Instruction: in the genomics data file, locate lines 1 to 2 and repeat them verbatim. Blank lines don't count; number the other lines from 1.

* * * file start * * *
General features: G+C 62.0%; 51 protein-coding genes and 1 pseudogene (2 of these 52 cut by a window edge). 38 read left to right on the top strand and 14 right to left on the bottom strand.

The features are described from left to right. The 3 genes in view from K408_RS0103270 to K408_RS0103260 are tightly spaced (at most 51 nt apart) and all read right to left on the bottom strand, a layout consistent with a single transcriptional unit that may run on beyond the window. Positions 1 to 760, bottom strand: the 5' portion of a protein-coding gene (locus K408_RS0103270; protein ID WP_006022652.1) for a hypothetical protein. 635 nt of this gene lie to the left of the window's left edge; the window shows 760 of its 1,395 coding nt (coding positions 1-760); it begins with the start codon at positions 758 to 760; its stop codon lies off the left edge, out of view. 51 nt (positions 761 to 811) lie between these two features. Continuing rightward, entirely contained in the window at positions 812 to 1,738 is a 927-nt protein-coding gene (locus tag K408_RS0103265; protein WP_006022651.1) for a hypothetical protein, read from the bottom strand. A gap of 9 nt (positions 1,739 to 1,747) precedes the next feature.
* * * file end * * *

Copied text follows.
General features: G+C 62.0%; 51 protein-coding genes and 1 pseudogene (2 of these 52 cut by a window edge). 38 read left to right on the top strand and 14 right to left on the bottom strand.

The features are described from left to right. The 3 genes in view from K408_RS0103270 to K408_RS0103260 are tightly spaced (at most 51 nt apart) and all read right to left on the bottom strand, a layout consistent with a single transcriptional unit that may run on beyond the window. Positions 1 to 760, bottom strand: the 5' portion of a protein-coding gene (locus K408_RS0103270; protein ID WP_006022652.1) for a hypothetical protein. 635 nt of this gene lie to the left of the window's left edge; the window shows 760 of its 1,395 coding nt (coding positions 1-760); it begins with the start codon at positions 758 to 760; its stop codon lies off the left edge, out of view. 51 nt (positions 761 to 811) lie between these two features. Continuing rightward, entirely contained in the window at positions 812 to 1,738 is a 927-nt protein-coding gene (locus tag K408_RS0103265; protein WP_006022651.1) for a hypothetical protein, read from the bottom strand. A gap of 9 nt (positions 1,739 to 1,747) precedes the next feature.